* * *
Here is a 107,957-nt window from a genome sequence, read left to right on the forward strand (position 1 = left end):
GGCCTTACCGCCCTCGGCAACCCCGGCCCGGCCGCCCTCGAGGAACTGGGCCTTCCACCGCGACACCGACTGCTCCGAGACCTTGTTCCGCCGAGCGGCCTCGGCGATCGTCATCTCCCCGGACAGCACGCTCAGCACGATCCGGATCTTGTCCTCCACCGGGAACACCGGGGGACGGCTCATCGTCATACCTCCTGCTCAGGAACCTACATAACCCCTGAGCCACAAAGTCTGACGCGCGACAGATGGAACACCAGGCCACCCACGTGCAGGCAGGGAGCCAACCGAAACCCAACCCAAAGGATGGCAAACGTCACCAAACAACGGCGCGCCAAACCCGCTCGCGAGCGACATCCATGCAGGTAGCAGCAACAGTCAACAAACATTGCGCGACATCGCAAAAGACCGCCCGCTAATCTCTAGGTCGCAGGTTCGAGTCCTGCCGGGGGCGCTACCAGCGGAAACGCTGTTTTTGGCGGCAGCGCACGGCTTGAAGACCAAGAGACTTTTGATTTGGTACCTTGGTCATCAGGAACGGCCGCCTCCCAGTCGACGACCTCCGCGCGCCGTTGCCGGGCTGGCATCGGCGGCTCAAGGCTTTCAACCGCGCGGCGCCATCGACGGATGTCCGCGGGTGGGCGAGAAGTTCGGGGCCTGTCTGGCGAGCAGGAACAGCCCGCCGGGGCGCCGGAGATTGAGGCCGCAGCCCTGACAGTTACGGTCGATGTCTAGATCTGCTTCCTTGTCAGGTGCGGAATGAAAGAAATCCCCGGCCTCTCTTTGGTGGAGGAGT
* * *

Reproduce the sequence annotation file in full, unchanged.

Here is a 107,957-nt window from a genome sequence, read left to right on the forward strand (position 1 = left end):
GGCCTTACCGCCCTCGGCAACCCCGGCCCGGCCGCCCTCGAGGAACTGGGCCTTCCACCGCGACACCGACTGCTCCGAGACCTTGTTCCGCCGAGCGGCCTCGGCGATCGTCATCTCCCCGGACAGCACGCTCAGCACGATCCGGATCTTGTCCTCCACCGGGAACACCGGGGGACGGCTCATCGTCATACCTCCTGCTCAGGAACCTACATAACCCCTGAGCCACAAAGTCTGACGCGCGACAGATGGAACACCAGGCCACCCACGTGCAGGCAGGGAGCCAACCGAAACCCAACCCAAAGGATGGCAAACGTCACCAAACAACGGCGCGCCAAACCCGCTCGCGAGCGACATCCATGCAGGTAGCAGCAACAGTCAACAAACATTGCGCGACATCGCAAAAGACCGCCCGCTAATCTCTAGGTCGCAGGTTCGAGTCCTGCCGGGGGCGCTACCAGCGGAAACGCTGTTTTTGGCGGCAGCGCACGGCTTGAAGACCAAGAGACTTTTGATTTGGTACCTTGGTCATCAGGAACGGCCGCCTCCCAGTCGACGACCTCCGCGCGCCGTTGCCGGGCTGGCATCGGCGGCTCAAGGCTTTCAACCGCGCGGCGCCATCGACGGATGTCCGCGGGTGGGCGAGAAGTTCGGGGCCTGTCTGGCGAGCAGGAACAGCCCGCCGGGGCGCCGGAGATTGAGGCCGCAGCCCTGACAGTTACGGTCGATGTCTAGATCTGCTTCCTTGTCAGGTGCGGAATGAAAGAAATCCCCGGCCTCTCTTTGGTGGAGGAGT